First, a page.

Buried in E. J. Dionne’s op ed in today’s Washington Post is an admission the highly touted change Barack Obama persuaded millions to believe in during the primary was never defined. Like many once sober pundits with reasonably sound journalistic standards, Dionne’s heady infatuation with Obama caused him to stoop to whatever depraved tactic he thought it took to support the object of his affection and smear Hillary Clinton. Never mind questioning back then what it was that Obama was actually promising.
But read for yourself (emphases mine):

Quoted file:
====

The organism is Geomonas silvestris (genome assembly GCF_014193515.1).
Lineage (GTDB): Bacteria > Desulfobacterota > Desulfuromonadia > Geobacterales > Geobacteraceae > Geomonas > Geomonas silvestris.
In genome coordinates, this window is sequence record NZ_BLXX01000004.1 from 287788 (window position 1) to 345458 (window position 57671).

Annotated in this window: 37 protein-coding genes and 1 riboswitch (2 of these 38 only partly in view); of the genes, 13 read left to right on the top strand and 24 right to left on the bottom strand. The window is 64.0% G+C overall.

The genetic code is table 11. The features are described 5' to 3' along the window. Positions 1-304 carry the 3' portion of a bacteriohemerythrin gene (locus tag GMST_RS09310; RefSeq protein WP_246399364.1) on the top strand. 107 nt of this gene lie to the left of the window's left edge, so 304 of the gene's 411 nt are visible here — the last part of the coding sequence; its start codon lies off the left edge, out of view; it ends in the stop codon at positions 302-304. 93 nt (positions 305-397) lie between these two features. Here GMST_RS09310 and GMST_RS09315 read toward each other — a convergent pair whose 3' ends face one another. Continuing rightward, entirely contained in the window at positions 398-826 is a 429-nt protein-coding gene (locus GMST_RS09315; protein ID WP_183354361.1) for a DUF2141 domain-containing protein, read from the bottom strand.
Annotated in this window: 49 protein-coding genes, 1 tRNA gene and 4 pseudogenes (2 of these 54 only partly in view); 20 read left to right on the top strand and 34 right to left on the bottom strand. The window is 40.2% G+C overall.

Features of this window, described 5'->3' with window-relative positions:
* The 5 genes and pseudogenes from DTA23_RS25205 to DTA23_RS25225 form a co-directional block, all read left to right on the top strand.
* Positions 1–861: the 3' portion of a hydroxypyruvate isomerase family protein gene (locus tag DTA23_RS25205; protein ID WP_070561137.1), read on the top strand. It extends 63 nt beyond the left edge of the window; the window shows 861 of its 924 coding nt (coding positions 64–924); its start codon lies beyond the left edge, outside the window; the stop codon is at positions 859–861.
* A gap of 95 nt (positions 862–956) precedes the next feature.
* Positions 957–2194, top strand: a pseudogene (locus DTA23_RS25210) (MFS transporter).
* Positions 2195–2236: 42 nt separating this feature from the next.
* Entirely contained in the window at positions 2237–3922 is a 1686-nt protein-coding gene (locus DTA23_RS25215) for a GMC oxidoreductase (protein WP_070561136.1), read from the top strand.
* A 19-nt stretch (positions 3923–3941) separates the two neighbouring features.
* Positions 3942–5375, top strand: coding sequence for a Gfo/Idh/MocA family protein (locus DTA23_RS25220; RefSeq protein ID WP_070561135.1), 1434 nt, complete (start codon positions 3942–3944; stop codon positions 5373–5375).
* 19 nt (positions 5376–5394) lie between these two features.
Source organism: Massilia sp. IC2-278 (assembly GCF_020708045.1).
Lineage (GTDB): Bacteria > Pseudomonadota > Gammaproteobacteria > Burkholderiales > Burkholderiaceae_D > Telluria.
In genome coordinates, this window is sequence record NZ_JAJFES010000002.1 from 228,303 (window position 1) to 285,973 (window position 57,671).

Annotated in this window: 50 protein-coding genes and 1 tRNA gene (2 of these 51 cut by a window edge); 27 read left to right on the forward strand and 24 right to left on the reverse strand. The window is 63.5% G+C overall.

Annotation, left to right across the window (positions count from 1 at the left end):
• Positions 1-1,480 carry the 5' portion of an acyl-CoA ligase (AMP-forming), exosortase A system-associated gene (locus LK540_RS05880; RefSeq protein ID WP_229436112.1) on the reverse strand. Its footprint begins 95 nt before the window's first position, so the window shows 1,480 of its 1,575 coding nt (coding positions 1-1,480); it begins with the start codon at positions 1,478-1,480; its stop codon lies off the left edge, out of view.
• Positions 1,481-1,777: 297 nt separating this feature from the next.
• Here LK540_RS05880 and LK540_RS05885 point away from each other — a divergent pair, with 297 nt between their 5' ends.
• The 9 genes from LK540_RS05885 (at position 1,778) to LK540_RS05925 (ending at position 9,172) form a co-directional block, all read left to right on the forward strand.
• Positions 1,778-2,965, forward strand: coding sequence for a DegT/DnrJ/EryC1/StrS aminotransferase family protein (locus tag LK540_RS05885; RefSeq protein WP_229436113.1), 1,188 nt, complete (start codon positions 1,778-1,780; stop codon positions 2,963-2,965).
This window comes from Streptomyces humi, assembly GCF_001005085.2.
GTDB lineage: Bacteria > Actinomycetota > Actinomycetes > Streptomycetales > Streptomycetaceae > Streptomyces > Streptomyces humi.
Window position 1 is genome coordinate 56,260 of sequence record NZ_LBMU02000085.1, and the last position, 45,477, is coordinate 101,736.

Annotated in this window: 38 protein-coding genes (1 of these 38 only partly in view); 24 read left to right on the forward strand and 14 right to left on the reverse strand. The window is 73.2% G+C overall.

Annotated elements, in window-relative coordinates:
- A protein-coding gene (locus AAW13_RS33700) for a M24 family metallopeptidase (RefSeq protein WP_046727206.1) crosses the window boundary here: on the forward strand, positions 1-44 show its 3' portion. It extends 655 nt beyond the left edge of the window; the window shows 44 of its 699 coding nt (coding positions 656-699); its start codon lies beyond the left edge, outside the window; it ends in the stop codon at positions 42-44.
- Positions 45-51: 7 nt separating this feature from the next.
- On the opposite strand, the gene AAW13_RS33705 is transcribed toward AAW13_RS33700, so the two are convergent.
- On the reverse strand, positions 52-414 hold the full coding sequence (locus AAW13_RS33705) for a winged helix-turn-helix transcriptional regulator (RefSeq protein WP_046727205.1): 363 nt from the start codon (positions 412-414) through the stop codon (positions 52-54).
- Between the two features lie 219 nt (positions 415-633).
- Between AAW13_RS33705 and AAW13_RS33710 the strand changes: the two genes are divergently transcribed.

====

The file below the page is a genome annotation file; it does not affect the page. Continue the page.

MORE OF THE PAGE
Voters in democracies have reasonably good intuitions as to what a political moment requires, and if there is a trend in democratic nations now, it is toward younger politicians who express disenchantment with the status quo, more by questioning past approaches than by offering fully worked-out alternative systems.
This was brought home last week when President Obama met with Prime Minister Kevin Rudd of Australia. Both are young. Both were elected with overwhelming support among voters under 30.
Both are mildly leftish and critical of the conservatism of the recent past, yet there was a calculated vagueness in the promises each of them made: In 2008, Obama pledged himself to change, while Rudd in 2007 promised "new leadership" and "fresh ideas." Neither Obama nor Rudd was pressed too hard to define the refreshing change each had in mind.